The most significant scene that was reshot was that opening dinner conversation. The initial scene was sloppily composed and sounded horrible. We booked the restaurant location for free, but we were too rushed while filming. I also went to great lengths (and failed) to make the scene look like it took place at night, even though we shot during the day. Shockingly, this initial scene was in the version of Wait that premiered at film festivals. I still can’t believe festivals accepted us. When the festival run was done, I humbly asked the actors to give the scene another go, and they agreed. I set the scene at one of the character’s apartments, purposefully limited the number of camera setups, and we eventually had an opening that is vastly improved from the one we had before.
|A selection of scenes from Wait that were either reshot or added after principal photography had wrapped.|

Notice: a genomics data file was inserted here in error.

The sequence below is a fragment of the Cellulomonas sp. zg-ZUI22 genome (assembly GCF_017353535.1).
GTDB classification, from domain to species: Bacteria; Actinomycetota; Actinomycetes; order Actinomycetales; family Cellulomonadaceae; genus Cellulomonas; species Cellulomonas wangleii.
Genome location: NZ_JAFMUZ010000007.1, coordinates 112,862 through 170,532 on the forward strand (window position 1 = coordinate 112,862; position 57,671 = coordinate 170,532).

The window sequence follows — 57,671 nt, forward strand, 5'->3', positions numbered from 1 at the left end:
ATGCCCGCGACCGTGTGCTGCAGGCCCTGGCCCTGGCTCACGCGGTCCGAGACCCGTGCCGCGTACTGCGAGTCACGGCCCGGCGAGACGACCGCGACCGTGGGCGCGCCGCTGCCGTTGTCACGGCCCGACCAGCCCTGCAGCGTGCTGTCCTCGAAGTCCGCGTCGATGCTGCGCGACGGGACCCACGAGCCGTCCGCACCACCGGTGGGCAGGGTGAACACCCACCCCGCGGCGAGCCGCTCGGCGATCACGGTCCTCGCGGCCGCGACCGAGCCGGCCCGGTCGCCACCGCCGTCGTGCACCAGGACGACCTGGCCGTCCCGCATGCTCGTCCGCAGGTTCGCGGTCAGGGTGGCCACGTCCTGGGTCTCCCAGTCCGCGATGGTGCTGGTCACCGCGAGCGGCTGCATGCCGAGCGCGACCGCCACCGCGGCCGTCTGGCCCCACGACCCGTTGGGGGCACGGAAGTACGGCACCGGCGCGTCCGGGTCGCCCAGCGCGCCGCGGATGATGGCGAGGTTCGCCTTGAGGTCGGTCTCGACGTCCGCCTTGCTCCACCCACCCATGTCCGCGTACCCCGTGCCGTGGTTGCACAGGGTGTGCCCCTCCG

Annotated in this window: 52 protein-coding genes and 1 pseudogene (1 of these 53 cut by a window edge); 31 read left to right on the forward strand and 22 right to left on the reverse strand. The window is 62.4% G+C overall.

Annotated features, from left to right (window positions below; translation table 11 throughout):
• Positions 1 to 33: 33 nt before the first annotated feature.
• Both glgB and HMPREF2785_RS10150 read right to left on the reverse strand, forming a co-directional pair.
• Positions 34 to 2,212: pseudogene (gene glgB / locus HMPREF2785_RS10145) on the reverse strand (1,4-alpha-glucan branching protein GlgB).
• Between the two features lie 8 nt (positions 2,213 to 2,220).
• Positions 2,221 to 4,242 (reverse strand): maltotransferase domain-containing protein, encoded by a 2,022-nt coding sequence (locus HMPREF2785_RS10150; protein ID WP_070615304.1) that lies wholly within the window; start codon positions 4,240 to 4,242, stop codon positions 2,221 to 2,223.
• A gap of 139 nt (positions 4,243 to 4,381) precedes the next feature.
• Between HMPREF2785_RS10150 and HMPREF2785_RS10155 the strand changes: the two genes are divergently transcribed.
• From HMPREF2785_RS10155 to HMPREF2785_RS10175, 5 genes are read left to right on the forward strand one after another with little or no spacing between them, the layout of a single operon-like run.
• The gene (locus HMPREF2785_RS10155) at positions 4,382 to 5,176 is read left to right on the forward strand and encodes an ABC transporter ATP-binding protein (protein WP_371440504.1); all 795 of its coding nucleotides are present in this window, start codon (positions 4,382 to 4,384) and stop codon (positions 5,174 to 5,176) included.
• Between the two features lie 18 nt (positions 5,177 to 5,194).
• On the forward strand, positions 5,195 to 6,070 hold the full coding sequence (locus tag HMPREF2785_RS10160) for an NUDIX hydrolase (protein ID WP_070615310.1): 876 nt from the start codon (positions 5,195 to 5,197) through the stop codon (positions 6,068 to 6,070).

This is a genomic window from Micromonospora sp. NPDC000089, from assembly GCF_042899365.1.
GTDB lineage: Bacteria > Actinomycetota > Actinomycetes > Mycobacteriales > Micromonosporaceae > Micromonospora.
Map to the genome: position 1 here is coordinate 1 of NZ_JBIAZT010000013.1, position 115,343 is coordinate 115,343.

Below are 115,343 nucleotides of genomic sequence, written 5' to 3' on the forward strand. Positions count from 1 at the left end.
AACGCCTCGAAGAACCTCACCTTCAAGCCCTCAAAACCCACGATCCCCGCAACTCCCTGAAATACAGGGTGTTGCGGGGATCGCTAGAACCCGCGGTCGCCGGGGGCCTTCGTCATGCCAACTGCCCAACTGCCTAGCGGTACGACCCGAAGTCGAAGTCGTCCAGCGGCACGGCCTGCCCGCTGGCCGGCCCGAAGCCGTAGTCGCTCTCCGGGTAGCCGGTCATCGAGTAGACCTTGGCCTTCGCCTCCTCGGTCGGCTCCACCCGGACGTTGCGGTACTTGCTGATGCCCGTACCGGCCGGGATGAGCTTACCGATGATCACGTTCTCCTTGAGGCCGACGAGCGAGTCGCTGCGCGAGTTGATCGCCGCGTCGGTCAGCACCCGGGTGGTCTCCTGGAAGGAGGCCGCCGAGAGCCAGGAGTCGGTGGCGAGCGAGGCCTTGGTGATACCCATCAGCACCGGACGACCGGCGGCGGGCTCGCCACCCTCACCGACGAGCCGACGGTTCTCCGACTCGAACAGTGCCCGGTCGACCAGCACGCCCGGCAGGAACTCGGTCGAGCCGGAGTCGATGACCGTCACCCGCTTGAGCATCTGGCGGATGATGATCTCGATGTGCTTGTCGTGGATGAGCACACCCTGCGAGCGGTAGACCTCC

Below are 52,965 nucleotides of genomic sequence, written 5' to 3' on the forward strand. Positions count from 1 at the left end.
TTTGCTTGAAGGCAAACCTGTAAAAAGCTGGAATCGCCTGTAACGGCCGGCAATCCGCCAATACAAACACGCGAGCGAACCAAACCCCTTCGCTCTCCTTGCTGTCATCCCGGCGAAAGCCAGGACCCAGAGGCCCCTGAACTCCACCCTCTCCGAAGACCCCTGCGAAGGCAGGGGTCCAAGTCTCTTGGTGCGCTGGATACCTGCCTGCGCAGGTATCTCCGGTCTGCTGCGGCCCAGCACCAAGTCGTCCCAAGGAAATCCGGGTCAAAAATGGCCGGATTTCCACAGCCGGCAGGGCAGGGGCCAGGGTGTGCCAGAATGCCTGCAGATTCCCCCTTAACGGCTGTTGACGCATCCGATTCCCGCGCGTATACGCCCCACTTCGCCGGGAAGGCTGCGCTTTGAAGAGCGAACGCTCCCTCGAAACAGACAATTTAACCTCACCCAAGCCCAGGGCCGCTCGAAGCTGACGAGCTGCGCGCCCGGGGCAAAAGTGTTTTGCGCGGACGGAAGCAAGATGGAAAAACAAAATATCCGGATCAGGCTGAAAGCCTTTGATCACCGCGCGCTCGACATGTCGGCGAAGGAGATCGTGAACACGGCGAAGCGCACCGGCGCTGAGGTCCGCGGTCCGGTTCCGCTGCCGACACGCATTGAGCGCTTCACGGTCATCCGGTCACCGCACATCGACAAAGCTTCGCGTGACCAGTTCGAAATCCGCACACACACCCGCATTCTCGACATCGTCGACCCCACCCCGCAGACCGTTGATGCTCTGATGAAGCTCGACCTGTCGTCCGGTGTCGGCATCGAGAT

My first cut of Wait was 85 minutes, which felt too long. I cut 22 minutes out quickly, which made it too short. In my first written draft of Wait, I included a standalone sequence of a man getting ready and driving to work. This character seemingly had nothing to do with the plot of the film, until he did. I knew the scene was going to be complicated and expensive to shoot, so I cut it from the script. But with my movie running 63 minutes, I knew I had to put that sequence back in. There was one man who could play this role, and that was Andrew Bongiorno, who auditioned for another character in Wait. In late May 2014, I emailed Andrew, reintroduced myself, told him about the scene, and told him I would not shoot it unless he agreed to do it. I knew he was my one and only guy. He enthusiastically agreed to shoot it, and a week later, we filmed that entire sequence in one day. That sequence stands as one of my favorite things I have ever put on film.